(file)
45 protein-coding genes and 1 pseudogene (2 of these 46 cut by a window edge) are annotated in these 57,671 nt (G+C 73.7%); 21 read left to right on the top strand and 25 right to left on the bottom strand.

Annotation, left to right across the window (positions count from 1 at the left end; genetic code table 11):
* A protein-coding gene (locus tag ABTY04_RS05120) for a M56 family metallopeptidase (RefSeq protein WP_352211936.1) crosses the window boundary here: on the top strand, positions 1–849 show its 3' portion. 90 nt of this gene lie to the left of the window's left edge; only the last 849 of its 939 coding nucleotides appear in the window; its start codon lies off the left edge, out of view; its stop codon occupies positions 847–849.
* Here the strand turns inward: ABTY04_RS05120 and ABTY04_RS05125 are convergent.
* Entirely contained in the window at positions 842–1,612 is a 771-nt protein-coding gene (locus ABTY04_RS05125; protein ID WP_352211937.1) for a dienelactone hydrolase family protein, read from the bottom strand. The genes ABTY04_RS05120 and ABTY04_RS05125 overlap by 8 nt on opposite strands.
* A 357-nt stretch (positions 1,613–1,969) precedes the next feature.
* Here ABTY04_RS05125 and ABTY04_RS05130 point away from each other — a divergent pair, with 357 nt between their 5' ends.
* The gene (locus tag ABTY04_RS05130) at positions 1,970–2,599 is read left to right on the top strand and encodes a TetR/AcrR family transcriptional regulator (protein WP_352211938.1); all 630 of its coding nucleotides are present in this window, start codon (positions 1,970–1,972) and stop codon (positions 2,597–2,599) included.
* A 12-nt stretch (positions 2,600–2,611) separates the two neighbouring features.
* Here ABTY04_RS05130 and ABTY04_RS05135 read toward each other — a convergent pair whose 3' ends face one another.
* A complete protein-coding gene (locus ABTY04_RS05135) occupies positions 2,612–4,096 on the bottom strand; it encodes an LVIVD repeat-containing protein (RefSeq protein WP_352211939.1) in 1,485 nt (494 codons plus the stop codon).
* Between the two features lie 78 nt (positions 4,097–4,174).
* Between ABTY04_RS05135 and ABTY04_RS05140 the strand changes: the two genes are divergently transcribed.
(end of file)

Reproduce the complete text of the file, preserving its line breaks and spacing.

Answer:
45 protein-coding genes and 1 pseudogene (2 of these 46 cut by a window edge) are annotated in these 57,671 nt (G+C 73.7%); 21 read left to right on the top strand and 25 right to left on the bottom strand.

Annotation, left to right across the window (positions count from 1 at the left end; genetic code table 11):
* A protein-coding gene (locus tag ABTY04_RS05120) for a M56 family metallopeptidase (RefSeq protein WP_352211936.1) crosses the window boundary here: on the top strand, positions 1–849 show its 3' portion. 90 nt of this gene lie to the left of the window's left edge; only the last 849 of its 939 coding nucleotides appear in the window; its start codon lies off the left edge, out of view; its stop codon occupies positions 847–849.
* Here the strand turns inward: ABTY04_RS05120 and ABTY04_RS05125 are convergent.
* Entirely contained in the window at positions 842–1,612 is a 771-nt protein-coding gene (locus ABTY04_RS05125; protein ID WP_352211937.1) for a dienelactone hydrolase family protein, read from the bottom strand. The genes ABTY04_RS05120 and ABTY04_RS05125 overlap by 8 nt on opposite strands.
* A 357-nt stretch (positions 1,613–1,969) precedes the next feature.
* Here ABTY04_RS05125 and ABTY04_RS05130 point away from each other — a divergent pair, with 357 nt between their 5' ends.
* The gene (locus tag ABTY04_RS05130) at positions 1,970–2,599 is read left to right on the top strand and encodes a TetR/AcrR family transcriptional regulator (protein WP_352211938.1); all 630 of its coding nucleotides are present in this window, start codon (positions 1,970–1,972) and stop codon (positions 2,597–2,599) included.
* A 12-nt stretch (positions 2,600–2,611) separates the two neighbouring features.
* Here ABTY04_RS05130 and ABTY04_RS05135 read toward each other — a convergent pair whose 3' ends face one another.
* A complete protein-coding gene (locus ABTY04_RS05135) occupies positions 2,612–4,096 on the bottom strand; it encodes an LVIVD repeat-containing protein (RefSeq protein WP_352211939.1) in 1,485 nt (494 codons plus the stop codon).
* Between the two features lie 78 nt (positions 4,097–4,174).
* Between ABTY04_RS05135 and ABTY04_RS05140 the strand changes: the two genes are divergently transcribed.